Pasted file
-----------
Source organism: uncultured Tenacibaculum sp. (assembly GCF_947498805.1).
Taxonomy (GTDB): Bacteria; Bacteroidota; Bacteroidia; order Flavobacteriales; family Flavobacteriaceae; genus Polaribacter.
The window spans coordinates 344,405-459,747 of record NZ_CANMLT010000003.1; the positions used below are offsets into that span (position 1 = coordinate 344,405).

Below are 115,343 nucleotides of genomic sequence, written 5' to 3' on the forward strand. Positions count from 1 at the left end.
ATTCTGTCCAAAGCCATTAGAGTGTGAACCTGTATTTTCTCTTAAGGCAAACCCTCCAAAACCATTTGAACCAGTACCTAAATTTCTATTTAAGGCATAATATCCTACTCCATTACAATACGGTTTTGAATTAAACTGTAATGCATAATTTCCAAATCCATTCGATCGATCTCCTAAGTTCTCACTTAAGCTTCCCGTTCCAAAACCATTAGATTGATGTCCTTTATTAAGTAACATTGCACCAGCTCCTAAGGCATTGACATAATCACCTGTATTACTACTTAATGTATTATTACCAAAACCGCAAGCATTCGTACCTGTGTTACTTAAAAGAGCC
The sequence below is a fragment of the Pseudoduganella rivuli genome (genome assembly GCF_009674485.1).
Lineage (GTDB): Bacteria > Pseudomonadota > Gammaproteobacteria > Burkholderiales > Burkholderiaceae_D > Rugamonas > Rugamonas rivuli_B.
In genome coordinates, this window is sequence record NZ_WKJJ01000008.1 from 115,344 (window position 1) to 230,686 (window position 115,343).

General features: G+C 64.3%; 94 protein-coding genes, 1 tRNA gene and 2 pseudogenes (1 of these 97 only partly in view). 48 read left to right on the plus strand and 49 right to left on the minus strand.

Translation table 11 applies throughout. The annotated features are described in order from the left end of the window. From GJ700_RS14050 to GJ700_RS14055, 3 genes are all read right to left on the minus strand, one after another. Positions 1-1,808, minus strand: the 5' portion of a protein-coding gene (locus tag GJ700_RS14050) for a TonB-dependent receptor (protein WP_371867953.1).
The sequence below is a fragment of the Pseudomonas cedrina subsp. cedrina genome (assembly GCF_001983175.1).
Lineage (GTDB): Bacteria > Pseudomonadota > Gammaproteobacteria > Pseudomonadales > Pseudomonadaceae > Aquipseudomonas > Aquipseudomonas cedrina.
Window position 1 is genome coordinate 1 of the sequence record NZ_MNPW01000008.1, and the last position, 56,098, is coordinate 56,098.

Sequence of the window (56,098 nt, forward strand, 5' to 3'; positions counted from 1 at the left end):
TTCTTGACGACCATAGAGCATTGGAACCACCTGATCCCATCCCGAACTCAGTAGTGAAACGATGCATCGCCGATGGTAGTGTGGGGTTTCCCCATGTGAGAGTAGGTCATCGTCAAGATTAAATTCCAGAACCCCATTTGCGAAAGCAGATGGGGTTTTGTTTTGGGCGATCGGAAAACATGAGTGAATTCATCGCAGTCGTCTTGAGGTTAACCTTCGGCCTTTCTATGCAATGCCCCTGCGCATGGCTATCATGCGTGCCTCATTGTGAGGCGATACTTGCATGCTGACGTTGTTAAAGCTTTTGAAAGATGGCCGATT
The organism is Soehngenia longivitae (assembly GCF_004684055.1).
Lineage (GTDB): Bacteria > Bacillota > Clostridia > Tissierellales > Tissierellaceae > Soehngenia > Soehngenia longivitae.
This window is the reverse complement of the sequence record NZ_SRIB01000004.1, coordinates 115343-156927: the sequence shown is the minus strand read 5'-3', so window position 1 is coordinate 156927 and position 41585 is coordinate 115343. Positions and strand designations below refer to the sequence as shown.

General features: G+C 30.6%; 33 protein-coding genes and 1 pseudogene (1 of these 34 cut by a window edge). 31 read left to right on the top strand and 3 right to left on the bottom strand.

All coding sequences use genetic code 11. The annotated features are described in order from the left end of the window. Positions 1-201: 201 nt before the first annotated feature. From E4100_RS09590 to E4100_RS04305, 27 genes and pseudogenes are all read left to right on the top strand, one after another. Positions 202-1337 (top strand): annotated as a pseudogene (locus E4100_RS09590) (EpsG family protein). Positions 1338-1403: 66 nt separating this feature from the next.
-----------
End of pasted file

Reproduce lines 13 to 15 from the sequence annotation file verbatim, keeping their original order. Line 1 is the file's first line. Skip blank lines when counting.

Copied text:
Window position 1 is genome coordinate 1 of the sequence record NZ_MNPW01000008.1, and the last position, 56,098, is coordinate 56,098.

Sequence of the window (56,098 nt, forward strand, 5' to 3'; positions counted from 1 at the left end):
TTCTTGACGACCATAGAGCATTGGAACCACCTGATCCCATCCCGAACTCAGTAGTGAAACGATGCATCGCCGATGGTAGTGTGGGGTTTCCCCATGTGAGAGTAGGTCATCGTCAAGATTAAATTCCAGAACCCCATTTGCGAAAGCAGATGGGGTTTTGTTTTGGGCGATCGGAAAACATGAGTGAATTCATCGCAGTCGTCTTGAGGTTAACCTTCGGCCTTTCTATGCAATGCCCCTGCGCATGGCTATCATGCGTGCCTCATTGTGAGGCGATACTTGCATGCTGACGTTGTTAAAGCTTTTGAAAGATGGCCGATT